News of the Week: Hurt Hands, Hot Dogs, and Halloween

Jimmy Fallon’s latest hand injury, hot dogs put to the test, scary gelatin recipes for Halloween, and more this week in pop culture.

Ghosts pops

Weekly Newsletter

The best of The Saturday Evening Post in your inbox!


Jimmy Fallon Is Now Officially Out of Hands

Maybe it would be a good idea if Tonight Show host Jimmy Fallon simply didn’t leave the studio.

Back in July, Fallon badly hurt his left hand after falling in his kitchen. This week, Fallon injured his right hand after tripping over a woman who was kneeling down at an event put on by The Harvard Lampoon in Cambridge, Massachusetts. Fallon was in town to accept the Lampoon’s Elmer Award. He was carrying a bottle of Jägermeister at the time, fell, and his hand landed on the broken glass. He was taken to Massachusetts General Hospital and luckily the injury wasn’t nearly as bad as last time.

He really puts the fall in Fallon, doesn’t he?

Breaking News: Nobody Knows What’s in Hot Dogs

Hot Dog Vintage advertisment

This wasn’t a good week for meat lovers. Just when we heard that the Worldshut Health Organization is now going to classify the bacon, beef, and processed meats we’ve been eating as carcinogens — even if some of the reports have been misleading — we also got word that the hot dogs we’ve been eating all these years might have some things in them that we, well, don’t want to eat.

Clear Food, a testing lab, tested 75 brands of hot dogs and sausages and found that 14.4 percent had problems, some “hygienic” and “substitution” issues. Hygienic means that a non-harmful element was introduced to the hot dog, such as human DNA, which was found in 2 percent of the hot dogs tested. Now, I don’t know how finding human DNA in hot dogs can be considered “non-harmful,” but that’s how it’s classified. Substitution means that there’s something in the hot dogs that isn’t listed on the label.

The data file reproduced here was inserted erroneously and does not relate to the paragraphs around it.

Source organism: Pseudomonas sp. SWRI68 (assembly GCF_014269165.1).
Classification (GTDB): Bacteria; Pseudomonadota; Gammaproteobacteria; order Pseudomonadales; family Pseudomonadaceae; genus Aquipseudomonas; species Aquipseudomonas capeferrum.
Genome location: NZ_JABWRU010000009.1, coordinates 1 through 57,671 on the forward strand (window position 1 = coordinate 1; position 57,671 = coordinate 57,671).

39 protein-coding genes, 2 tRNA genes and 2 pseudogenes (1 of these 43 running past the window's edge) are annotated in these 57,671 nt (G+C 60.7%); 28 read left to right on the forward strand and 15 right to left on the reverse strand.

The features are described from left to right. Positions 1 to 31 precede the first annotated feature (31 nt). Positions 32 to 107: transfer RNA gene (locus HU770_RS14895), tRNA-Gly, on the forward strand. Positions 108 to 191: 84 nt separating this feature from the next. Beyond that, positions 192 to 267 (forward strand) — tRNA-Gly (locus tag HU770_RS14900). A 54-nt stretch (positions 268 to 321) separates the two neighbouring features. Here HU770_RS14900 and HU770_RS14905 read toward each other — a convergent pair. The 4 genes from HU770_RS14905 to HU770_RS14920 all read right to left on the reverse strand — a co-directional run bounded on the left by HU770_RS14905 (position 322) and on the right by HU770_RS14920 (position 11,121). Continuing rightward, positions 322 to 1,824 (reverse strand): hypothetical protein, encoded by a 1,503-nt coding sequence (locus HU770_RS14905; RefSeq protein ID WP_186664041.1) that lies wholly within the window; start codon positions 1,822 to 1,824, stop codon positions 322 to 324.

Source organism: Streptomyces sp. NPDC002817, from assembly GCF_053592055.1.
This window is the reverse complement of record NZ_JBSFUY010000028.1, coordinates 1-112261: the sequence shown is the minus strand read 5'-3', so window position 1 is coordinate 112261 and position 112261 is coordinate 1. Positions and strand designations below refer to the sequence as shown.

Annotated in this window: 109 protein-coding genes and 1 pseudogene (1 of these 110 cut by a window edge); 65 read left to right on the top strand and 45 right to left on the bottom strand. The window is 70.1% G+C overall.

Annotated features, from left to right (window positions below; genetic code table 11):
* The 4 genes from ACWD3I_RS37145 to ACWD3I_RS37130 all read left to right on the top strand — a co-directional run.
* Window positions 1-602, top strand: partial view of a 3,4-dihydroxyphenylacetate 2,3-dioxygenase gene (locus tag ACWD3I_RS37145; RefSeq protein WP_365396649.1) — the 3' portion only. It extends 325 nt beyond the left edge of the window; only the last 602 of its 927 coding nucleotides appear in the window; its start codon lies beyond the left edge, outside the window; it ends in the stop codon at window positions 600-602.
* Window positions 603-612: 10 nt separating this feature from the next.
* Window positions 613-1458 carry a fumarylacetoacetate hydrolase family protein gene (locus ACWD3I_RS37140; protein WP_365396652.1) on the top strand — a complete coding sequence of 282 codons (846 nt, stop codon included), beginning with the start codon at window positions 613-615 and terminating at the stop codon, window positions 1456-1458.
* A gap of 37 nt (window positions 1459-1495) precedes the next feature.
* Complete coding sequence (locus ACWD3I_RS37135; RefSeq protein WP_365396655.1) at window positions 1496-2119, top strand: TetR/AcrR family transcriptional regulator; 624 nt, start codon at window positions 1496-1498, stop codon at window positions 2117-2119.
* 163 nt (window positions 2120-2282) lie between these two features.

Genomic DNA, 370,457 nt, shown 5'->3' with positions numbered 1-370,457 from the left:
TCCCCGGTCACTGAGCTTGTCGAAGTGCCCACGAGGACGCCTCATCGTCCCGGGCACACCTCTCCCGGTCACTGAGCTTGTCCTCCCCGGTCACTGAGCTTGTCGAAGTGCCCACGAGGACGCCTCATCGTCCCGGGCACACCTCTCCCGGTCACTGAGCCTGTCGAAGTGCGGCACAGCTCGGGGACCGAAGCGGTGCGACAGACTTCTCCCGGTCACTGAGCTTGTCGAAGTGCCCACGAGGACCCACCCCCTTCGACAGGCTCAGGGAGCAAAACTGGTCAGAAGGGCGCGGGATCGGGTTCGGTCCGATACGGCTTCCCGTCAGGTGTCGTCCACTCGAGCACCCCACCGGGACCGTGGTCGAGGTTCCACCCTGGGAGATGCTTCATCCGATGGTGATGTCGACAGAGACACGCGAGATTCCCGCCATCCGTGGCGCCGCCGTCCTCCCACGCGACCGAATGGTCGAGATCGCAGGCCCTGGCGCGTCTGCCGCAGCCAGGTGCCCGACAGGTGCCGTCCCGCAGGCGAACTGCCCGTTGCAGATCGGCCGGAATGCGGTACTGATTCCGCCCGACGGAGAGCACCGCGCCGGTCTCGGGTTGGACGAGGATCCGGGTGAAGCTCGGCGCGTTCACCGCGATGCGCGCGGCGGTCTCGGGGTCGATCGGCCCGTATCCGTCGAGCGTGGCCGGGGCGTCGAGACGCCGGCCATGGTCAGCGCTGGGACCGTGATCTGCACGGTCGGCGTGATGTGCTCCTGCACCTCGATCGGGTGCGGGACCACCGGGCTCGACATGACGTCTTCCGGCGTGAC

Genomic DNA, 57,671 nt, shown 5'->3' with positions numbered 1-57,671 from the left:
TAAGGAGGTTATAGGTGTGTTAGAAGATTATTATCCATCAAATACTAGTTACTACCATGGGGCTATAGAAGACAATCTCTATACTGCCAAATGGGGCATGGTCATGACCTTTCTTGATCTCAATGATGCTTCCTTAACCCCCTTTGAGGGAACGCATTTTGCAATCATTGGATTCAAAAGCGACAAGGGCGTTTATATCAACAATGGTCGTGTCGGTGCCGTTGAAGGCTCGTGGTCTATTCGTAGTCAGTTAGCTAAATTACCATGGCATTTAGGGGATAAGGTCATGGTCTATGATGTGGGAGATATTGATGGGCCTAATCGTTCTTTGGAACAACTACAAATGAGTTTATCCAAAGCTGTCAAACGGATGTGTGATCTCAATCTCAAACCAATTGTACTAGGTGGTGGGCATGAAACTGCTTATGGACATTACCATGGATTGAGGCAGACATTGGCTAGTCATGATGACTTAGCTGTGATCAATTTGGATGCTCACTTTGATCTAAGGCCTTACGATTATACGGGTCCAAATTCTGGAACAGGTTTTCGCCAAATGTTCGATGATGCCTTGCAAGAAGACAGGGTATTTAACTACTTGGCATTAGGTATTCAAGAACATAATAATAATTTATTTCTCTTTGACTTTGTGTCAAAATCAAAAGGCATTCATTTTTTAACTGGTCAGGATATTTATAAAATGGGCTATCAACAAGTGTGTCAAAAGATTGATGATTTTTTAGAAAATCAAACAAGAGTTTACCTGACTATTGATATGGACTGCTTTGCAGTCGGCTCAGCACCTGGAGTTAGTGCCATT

And those vegetarian hot dogs you’re eating to be healthier? Ten percent of those tested contained meat.

Janet Riley, president of the National Hot Dog and Sausage Council (yes, there’s a National Hot Dog and Sausage Council) says that she has questions about how the tests were conducted, and that any hygiene or ingredient issues could have been introduced to the hot dogs by the staff of Clear Food or by the way the tests were performed and how the samples were handled. She also calls the scary report “silly” and accuses Clear Food of looking for publicity.

Four brands did get a passing grade: Butterball, McCormick, Eckrich, and Hebrew National. Expect a run on those brands at your local supermarket.

RIP, Maureen O’Hara

Maureen O'Hara
Maureen O’Hara in Miracle on 34th Street (20th Century Fox)

If I were to pick my two favorite movies, they just might be two Christmas movies: 1946’s It’s a Wonderful Life (yes, a common choice but it really is a terrific film) and 1947’s Miracle on 34th Street. The latter starred the beautiful Maureen O’Hara, who passed away at her home in Boise, Idaho this week at the age of 95.

Turner Classic Movies will be running a 24-hour tribute to O’Hara on November 20, with such movies as McClintock!, The Hunchback of Notre Dame, Big Jake, and The Quiet Man.

Sherlock Returns on January 1